Camp Verde Vice Mayor Tony Gioia did not get his say in Prescott.
At their study session on Tuesday, members of Prescott City Council had few questions and voiced only support for the interim report from the engineering firm that is working on the design of the pipeline.
The council plans to consider the report again this week on its consent agenda, a list of non-controversial items that members routinely approve with a single vote.
The design of the pipeline, which has generated considerable controversy elsewhere, has had the full support of the Prescott City Council for months now. In August, the council agreed to spend about a half-million dollars to hire the firm, Black and Veatch Engineers, to do design.
One of the requirements of the contract was that Black and Veatch bring back a preliminary report to the council by fall, which would include the cost estimates for the pipeline project.
The council heard a brief report Tuesday from Steven Davis of Black and Veatch, who pointed out that the estimated cost of the nine-mile pipeline is $8,972,890.
After the report, the council appeared ready to move on to other topics. But Tony Gioia, vice mayor on the Camp Verde Town Council, asked if the council would allow comments.
Mayor Sam Steiger allowed Gioia to go to the microphone. But when Gioia gave his name and affiliation, Steiger interrupted him. "We're not going to get into this here," the mayor told Gioia. "This ad hoc stuff isn't going to get it. If you have a problem with this, we respect that, but this is not the place for it."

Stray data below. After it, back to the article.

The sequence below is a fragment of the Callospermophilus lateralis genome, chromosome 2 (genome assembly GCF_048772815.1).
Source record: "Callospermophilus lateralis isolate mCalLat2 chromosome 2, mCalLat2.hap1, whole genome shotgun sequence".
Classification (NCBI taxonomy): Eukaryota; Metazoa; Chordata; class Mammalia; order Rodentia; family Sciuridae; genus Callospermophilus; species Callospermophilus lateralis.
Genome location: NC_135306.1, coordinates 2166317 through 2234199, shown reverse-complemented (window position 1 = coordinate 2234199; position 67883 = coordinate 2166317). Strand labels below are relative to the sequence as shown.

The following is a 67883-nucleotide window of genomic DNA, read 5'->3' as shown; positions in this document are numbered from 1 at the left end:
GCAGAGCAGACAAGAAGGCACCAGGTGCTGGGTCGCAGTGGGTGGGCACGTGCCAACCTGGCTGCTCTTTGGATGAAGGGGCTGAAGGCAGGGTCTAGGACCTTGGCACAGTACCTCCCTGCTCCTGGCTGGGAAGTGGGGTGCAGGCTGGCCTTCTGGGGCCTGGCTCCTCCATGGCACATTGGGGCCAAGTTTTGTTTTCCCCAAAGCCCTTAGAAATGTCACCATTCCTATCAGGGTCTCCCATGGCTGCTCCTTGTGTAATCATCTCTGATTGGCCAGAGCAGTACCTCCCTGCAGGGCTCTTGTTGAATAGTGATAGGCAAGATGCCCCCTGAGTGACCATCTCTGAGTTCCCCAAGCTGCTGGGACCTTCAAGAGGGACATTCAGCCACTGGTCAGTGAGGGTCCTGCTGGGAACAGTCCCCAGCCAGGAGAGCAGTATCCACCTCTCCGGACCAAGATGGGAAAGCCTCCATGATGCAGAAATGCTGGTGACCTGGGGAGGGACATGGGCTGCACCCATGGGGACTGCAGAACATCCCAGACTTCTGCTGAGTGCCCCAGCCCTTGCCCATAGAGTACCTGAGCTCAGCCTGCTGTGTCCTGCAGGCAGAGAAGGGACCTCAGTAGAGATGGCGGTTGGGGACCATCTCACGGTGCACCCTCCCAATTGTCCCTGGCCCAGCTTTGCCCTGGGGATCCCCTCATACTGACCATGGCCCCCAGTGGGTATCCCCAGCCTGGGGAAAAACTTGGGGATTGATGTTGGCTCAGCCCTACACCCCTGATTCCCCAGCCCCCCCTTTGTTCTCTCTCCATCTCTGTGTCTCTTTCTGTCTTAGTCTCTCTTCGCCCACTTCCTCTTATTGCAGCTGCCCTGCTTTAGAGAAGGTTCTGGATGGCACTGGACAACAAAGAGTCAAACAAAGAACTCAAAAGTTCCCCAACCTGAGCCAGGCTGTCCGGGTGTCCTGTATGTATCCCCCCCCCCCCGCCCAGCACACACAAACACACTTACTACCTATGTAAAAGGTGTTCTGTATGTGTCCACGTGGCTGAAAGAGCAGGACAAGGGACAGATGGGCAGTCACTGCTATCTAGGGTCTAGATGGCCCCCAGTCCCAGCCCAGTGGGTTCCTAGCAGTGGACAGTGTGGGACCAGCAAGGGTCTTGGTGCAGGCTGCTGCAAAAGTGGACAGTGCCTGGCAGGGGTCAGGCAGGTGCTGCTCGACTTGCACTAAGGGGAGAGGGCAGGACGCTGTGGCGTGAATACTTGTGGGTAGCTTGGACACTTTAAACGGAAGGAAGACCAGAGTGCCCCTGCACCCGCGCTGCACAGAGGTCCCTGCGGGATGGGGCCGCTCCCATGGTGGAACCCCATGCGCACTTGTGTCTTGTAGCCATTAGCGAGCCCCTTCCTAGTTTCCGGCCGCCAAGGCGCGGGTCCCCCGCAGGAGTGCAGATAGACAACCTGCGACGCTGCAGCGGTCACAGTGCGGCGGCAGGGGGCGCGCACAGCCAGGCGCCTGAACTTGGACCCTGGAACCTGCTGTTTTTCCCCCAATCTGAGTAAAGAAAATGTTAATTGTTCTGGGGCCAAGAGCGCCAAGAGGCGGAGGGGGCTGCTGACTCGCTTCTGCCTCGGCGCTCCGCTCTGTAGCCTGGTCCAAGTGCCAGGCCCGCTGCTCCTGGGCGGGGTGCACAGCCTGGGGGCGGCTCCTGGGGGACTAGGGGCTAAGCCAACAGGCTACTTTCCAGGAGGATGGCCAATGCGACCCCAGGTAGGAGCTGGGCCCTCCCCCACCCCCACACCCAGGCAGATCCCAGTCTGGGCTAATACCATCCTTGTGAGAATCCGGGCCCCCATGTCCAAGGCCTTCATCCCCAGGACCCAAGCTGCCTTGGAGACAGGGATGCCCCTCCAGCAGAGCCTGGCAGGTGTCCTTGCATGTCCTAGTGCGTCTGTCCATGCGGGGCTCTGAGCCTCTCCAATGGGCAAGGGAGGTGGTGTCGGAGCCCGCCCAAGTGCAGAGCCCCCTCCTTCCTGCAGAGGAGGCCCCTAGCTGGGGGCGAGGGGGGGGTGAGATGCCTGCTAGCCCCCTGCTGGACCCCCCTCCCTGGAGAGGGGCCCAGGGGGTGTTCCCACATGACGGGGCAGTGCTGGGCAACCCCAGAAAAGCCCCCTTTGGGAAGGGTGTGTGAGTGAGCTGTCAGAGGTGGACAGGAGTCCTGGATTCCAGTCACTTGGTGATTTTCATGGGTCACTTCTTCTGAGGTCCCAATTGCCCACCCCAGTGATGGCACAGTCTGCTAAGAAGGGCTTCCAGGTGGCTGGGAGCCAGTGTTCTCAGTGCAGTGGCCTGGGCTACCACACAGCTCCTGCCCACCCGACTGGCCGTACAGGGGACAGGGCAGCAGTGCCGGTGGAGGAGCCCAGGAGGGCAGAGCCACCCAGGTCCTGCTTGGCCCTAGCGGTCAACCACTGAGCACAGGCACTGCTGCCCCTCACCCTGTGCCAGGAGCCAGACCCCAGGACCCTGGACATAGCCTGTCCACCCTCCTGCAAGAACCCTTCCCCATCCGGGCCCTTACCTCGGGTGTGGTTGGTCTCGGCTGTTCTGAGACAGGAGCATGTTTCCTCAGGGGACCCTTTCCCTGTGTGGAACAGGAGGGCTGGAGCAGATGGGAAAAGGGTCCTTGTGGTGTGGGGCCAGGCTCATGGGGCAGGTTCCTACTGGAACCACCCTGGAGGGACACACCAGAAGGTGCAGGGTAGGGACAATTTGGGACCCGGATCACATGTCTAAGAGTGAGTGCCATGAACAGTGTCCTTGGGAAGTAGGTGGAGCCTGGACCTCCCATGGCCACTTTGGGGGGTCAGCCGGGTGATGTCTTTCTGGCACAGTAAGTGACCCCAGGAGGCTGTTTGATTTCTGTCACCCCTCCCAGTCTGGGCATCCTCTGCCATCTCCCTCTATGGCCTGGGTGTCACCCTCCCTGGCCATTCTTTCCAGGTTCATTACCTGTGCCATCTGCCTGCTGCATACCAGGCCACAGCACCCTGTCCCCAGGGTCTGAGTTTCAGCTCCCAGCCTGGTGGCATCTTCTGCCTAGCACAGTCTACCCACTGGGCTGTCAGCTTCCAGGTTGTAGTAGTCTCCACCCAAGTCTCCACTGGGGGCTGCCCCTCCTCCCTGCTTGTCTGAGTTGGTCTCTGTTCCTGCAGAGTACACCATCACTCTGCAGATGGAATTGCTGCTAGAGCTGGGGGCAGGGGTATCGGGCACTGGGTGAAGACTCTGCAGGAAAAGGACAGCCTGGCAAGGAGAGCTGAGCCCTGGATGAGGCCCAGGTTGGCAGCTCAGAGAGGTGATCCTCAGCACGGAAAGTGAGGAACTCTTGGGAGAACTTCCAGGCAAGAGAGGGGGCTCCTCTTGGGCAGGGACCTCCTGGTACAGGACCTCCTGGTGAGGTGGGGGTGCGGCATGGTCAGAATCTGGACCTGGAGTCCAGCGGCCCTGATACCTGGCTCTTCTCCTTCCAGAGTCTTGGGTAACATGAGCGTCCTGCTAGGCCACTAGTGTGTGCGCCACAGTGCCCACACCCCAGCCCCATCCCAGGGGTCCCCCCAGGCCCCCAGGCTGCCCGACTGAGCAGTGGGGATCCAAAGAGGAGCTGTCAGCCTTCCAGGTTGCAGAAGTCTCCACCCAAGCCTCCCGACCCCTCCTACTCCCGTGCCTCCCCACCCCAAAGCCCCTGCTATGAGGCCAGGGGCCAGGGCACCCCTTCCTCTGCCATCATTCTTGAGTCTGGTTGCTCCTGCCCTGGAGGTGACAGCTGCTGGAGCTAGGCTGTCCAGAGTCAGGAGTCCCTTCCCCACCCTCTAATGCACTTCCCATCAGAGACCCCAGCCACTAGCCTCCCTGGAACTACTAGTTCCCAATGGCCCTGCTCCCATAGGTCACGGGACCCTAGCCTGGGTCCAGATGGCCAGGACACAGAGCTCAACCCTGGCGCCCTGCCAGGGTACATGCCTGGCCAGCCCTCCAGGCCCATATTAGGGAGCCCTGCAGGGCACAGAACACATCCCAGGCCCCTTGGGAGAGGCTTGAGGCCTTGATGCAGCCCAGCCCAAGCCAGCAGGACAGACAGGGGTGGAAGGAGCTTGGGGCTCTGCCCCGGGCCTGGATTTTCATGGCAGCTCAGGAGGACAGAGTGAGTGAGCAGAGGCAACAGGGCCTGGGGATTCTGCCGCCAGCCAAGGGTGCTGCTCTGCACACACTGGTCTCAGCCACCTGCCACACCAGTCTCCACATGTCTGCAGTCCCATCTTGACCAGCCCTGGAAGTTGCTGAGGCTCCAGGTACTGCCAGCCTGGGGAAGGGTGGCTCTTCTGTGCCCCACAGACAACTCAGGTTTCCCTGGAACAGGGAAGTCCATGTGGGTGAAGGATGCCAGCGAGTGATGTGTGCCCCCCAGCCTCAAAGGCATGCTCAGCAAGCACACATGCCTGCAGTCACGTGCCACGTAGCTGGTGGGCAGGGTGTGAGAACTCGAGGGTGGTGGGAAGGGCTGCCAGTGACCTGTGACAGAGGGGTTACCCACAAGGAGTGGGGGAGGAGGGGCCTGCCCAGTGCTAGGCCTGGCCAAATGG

Verde Valley officials have opposed the idea of large-scale pumping from the Big Chino basin because they fear it could reduce the flow of the Verde River. The headwaters of the river lie near the Paulden pumping site.
After the meeting, Steiger said he believes that Verde Valley officials "want to do whatever they can to delay (the pipeline project). I don't disrespect that, but they're not going to do it in our backyard."
The prepared statement that Gioia planned to read to the council pointed out that all of the members of the Yavapai County Water Advisory Committee, which Prescott participates in, "have asserted their dedication to preserving the base flows of the Verde River."
Gioia had questions about what the city would do to mitigate the impacts of the pumping. "Where is this mitigation plan, and how much will it cost?" his statement asked.
He added that the city also should consider the cost of possible lawsuits over the pipeline. "How badly will the cost of legal defense impact city coffers?" he asked."
Steiger and other city officials have maintained that the best way to determine if the pumping will affect the flow of the Verde River is to begin pumping and continue to monitor the river.
But Gioia maintained that "gambling at least $9 million in public funds on a 'pump test' to determine impacts is irresponsible."
In Black and Veatch's report to the council, Davis said the pipeline would pump about 9,000 acre-feet of water per year. (An acre-foot totals 325,851 gallons of water).
The project would include the construction of a five-million-gallon reservoir at the Paulden well site to hold the water before it goes through the pipeline to the city's distribution center in Chino Valley.
The breakdown of project costs includes: $1.3 million for the reservoir; $5.3 million for the transmission line; $402,000 for a booster station; $37,000 for a chlorination system; $511,000 for mobilization, general requirements and taxes; and $817,000 for contingency.
Davis said his firm would have the 50-percent design done by about December, while the 95-percent design and the final bid-ready construction documents would be complete by March 2002.
Steiger pointed out that the city has $3.5 million to $4 million in its alternative water fund to help cover the cost of the pipeline. The city likely will finance the rest of the project through a revenue bond, he said, which city water customers would pay off in future years through a possible "modest increase" in water rates.
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